Commented Oct 26, 2017 at 20:25
  • @DPT Using it infrequently is not necessary. You could use this technique every sentence, and it would turn out fine (rather like an epic poem, actually). The important thing is that it be clearly intentional.
    – Brilliand
    Commented Oct 26, 2017 at 21:55
  • @Brilliand An excellent point. But! If one's genre is not epic poetry, then perhaps every sentence would be too frequent!
    – SFWriter
    Commented Oct 27, 2017 at 15:42

It isn't wrong; it just generally sounds bad. (Try reading it out loud.) The exception to this rule is if you are repeating a word or phrase for effect — e.g. "We don't want sympathy. We don't want pity. We don't want apologies."

As a general rule, except for articles and other short words, you should generally avoid repeating a word within a paragraph, and definitely within the same sentence, when writing fiction.


Anything repeated draws attention to itself, and the more unusual something is, the more likely we are to notice it being repeated. You can repeat utilitarian words like "the" all day long without anyone noticing or caring, but a distinctive description like "sleek" is going to be noticed if repeated.

English is a rich language, and when you use a very specific word twice for two things that are not noticeably like each other, it suggests you are lazy, careless, or not in full command of the details of your own work.


In situations like this, my instinct is always to completely rephrase the entire section (whether that's just a sentence, a paragraph or even more).

If you want to emphasize that both the building and the doors to it were sleek, you could write something like:

The building loomed large in front of the trio. Everything about it was sleek: the black doors, the smooth walls, even the commander that came to greet them. The bridge that connected the two sections was particularly impressive. They were led up the stairs to a room containing half a dozen people.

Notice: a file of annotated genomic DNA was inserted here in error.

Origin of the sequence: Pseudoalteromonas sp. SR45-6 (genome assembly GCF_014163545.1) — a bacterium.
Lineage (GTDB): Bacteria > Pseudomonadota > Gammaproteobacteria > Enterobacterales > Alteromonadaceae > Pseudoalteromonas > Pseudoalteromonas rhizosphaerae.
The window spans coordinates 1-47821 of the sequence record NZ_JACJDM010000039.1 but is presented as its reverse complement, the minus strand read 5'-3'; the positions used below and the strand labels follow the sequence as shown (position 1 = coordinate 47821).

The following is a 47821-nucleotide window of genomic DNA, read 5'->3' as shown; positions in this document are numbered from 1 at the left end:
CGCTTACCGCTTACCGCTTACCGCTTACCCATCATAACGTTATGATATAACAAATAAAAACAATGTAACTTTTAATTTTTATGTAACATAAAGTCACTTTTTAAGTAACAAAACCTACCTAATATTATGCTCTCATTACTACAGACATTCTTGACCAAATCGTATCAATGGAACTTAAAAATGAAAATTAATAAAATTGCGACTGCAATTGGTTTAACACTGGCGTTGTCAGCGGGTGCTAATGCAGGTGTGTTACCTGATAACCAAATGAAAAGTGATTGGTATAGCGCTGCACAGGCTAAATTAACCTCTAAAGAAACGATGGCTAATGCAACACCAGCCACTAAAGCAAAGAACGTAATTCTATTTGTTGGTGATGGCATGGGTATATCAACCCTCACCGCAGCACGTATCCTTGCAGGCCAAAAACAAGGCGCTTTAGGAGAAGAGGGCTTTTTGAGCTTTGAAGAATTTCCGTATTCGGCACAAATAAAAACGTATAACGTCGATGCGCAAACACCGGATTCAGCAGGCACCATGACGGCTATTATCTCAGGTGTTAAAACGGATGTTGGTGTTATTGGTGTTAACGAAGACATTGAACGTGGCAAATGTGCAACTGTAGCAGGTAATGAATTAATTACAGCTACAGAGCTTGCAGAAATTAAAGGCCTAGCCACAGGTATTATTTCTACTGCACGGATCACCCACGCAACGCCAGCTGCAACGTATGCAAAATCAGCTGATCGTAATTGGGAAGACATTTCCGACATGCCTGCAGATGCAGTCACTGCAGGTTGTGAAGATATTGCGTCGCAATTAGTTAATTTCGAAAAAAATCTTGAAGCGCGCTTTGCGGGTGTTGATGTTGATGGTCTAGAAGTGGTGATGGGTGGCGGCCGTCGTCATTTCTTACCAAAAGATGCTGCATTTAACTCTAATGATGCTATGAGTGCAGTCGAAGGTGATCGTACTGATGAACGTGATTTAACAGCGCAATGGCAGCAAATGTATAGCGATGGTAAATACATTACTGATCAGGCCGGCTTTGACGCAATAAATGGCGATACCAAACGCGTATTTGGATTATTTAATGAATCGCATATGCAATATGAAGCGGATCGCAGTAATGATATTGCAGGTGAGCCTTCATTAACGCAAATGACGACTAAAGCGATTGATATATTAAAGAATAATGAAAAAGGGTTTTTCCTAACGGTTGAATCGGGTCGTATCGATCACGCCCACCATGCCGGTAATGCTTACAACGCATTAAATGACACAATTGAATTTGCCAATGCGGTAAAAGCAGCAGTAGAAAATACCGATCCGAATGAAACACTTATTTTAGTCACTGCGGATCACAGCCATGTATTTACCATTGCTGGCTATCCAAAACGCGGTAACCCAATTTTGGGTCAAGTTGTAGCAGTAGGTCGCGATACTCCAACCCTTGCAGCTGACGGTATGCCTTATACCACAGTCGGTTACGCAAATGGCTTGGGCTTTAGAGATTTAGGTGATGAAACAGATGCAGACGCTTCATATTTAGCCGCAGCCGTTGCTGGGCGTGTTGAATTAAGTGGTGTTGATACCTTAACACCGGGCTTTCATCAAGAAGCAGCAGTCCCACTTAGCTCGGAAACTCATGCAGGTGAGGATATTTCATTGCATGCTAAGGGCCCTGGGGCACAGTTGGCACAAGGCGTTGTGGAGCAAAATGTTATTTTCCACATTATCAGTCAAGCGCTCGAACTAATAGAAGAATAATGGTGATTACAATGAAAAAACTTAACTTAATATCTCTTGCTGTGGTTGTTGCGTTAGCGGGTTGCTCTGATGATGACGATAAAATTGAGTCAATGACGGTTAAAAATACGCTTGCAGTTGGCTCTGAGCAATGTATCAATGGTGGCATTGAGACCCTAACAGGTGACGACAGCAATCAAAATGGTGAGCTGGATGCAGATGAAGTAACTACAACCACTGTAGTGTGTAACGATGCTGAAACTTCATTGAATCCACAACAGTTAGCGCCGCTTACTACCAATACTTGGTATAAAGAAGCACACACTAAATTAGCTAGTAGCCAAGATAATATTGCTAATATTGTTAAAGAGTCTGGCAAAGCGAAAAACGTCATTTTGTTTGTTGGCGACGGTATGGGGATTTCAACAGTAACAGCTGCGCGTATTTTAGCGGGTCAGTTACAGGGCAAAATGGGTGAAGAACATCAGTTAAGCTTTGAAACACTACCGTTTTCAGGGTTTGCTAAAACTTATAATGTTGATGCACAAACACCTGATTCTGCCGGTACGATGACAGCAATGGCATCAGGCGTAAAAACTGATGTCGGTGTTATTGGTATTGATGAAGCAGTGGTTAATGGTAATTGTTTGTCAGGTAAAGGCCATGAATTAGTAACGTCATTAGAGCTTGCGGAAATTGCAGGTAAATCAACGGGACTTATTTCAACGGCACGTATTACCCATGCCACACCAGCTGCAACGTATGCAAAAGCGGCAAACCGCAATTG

There are dozens of different ways to say the same sentence, so if the one I'm using doesn't sound right, I will go back to formula and try to find a different way to phrase exactly what it is I'm trying to communicate to the reader.

This is usually easier in editing. When you return to a section after some time has passed and read it for the first time, you will usually be able to tell if it doesn't sound quite right.

For a first draft, using the same word to describe everything so that you know what it is that you're trying to say is fine. Getting caught up with something as minor as repeating a word within a certain body of writing will cause you to get hung up on looking for synonyms, and you will become hyper-aware of repeating yourself.


The opposite danger of course is to use several different words to describe the same object, often out of fear that using the same word will be boring or crude. H. W. Fowler, in an ironic mood, called this "elegant variation" The Wikipedia article includes this illustration.

"In The King's English (1906), Fowler gives as an example this passage from The Times: The Emperor received yesterday and to-day General Baron von Beck ... It may therefore be assumed with some confidence that the terms of a feasible solution are maturing themselves in His Majesty's mind and may form the basis of further negotiations with Hungarian party leaders when the Monarch goes again to Budapest. Fowler objected to the passage because The Emperor, His Majesty, and the Monarch all refer to the same person: "The effect," he pointed out in A Dictionary of Modern English Usage (first edition, p. 131, col. 2), "is to set readers wondering what the significance of the change is, only to conclude disappointedly that it has none."